• Surfer info shows the IP address, keywords used for search engine referral, the browser being used, the OS (operating system) being used, the screen resolution of the device the visitor is using to view the web page, and the mouse X-Y position on the page.

    • Events shows activity-stream information from SiteCatalyst.

    • Resolved Segments shows which (if any) defined segments of a marketing campaign have been matched.

    Several things make Adobe's implementation of the Clickstream Cloud unique:

    1. Much of the information (such as info about the user's viewing environment) is derived on-the-fly, in real time.
    2. Marketers can experiment with different user-data values to see changes to a page in real time (for purposes of trying different campagin strategies). The Edit button in the upper right portion of the panel allows for manual editing (overriding) of user-data values.
    3. The Clickstream Cloud is extensible. You can add a new (custom) session-store object whose contents can be displayed in the panel.
    4. Non-volatile information shown in the Clickstream Cloud viewer is persisted on the client side (in a cookie), relieving the server of having to maintain (and then transport back and forth) large amounts of user data.

    Because user info is persisted on the client, concerns over privacy and control of potentially sensitive user data are easily allayed: The user has ultimate control over the data.

    The Clickstream Cloud is a container for different data stores (also called session stores), which extend either CQ_Analytics.SessionStore (for values computed on page load) or CQ_Analytics.PersistedSessionStore (for values persisted from one page to another).

    Each data store is built up of property pairs (names and corresponding values) and represents a logical collection of properties (for example, profile properties).

    The default session stores available in Adobe WEM can be obtained from a call to CQ_Analytics.ClickstreamcloudMgr.get(), which returns an object with properties of:

    profile (correponding to CQ_Analytics.ProfileDataMgr)

    eventdata (correponding to CQ_Analytics.EventDataMgr)

    tagcloud (correponding to CQ_Analytics.TagCloudMgr)

    pagedata (correponding to CQ_Analytics.PageDataMgr)

    surferinfo (correponding to CQ_Analytics.SurferInfoMgr)

    mouseposition (correponding to CQ_Analytics.MousePositionMgr)

    There's much more goodness tucked away in the Clickstream Cloud's APIs, which we'll visit in another (followup) blog post soon. But for now, if you want to get into the details yourself, there's no easier way to get started than to consult our documentation here and (for even more detail) here.

    Posted by Kas Thomas JUN 20, 2011

    Add comment

    It's official: Adobe Systems today announced its new Adobe Digital Enterprise Platform for Customer Experience Management (CEM).

    A synthesis of the former LiveCycle and CRX products (with a lot of new functionality rolled in as well), the Adobe Digital Enterprise Platform is designed to enable enterprises to realize immersive, innovative multi-channel web apps that allow customers to get exactly the information they need, in exactly the desired format(s), any time, any place.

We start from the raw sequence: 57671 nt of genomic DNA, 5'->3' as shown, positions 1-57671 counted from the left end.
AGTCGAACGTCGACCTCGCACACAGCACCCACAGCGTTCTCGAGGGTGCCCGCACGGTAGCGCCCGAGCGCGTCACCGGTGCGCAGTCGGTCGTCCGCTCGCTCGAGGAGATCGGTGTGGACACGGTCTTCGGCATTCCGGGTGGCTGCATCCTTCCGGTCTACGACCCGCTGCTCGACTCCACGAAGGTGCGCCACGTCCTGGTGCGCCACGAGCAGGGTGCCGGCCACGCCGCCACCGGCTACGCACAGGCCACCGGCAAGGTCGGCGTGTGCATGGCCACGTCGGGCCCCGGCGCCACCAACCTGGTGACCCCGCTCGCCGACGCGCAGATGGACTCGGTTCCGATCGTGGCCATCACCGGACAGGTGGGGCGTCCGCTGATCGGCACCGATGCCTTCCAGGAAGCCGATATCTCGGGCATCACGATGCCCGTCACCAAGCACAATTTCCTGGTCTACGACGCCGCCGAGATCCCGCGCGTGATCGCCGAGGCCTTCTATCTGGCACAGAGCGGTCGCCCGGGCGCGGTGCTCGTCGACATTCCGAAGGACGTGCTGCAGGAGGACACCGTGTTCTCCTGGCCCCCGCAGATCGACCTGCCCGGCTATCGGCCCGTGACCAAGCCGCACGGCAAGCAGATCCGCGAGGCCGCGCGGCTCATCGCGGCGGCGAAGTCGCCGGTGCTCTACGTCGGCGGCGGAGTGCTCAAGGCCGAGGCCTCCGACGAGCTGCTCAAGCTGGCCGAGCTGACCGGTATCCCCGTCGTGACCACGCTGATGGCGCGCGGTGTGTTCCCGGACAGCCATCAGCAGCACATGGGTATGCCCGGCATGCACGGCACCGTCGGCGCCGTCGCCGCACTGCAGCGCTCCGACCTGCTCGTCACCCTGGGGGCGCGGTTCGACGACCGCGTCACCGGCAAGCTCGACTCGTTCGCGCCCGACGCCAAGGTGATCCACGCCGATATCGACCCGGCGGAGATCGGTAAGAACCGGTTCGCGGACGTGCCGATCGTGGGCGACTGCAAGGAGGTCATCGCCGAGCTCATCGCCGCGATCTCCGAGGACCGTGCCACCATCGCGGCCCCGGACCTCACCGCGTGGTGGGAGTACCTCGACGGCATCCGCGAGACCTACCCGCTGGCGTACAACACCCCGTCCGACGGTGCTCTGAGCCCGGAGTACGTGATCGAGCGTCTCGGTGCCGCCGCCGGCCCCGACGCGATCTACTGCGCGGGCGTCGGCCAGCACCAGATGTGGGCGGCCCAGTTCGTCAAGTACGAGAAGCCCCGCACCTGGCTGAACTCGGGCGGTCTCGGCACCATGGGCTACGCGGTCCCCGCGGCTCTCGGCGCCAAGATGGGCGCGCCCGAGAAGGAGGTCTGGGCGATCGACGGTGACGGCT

Adobe SVP Rob Tarkoff talks more about the new Platform in this short video:

    Adobe will highlight the capabilities of the Digital Enterprise Platform at the first Adobe Digital Enterprise Summit, taking place in Los Angeles on October 3-4 in conjunction with Adobe MAX 2011. The Adobe Digital Enterprise Summit will bring together industry thought leaders, along with Adobe experts and solution partners, to explore the various ways in which customer-centric development can transform the digital enterprise. If you haven't yet made plans to attend the Summit, we hope you'll do so now. Go here for details on how to attend. We look forward to seeing you there!

    Posted by Kas Thomas MAY 02, 2011

    Comments 4

    Adobe CRX is an extremely versatile content store that can handle a wide range of content types (structured and unstructured), capable of reliably storing many millions of objects. In fact, the system's ultimate storage limits are actually not subject to any particular limitations of CRX itself but (rather) depend on the underlying persistence manager. You can choose from a number of different types of persistence (DB2, MySQL, Oracle, TarPM; see documentation here), each with its own particular limitations.

    In general, the default TarPM persistence manager gives better performance than most RDBMS alternatives for the typical CRX use cases (involving web content and user management). But in certain situations, with certain use cases, performance with TarPM can take a hit. The most common problem? Big Flat Lists.

    Although read performance remains good, write performance can suffer in the case where you need to store, say, thousands of sibling nodes under one parent node. This has to do with the fact that TarPM is an append-only store in which objects are immutable and never overwritten, only rewritten. What it means is that the cost of adding (or updating) Node No. N-thousand-plus-one can be quite high.

    Of course, the answer is to divide and conquer: Break the nodes up into smaller groups, preferably hierarchical groups.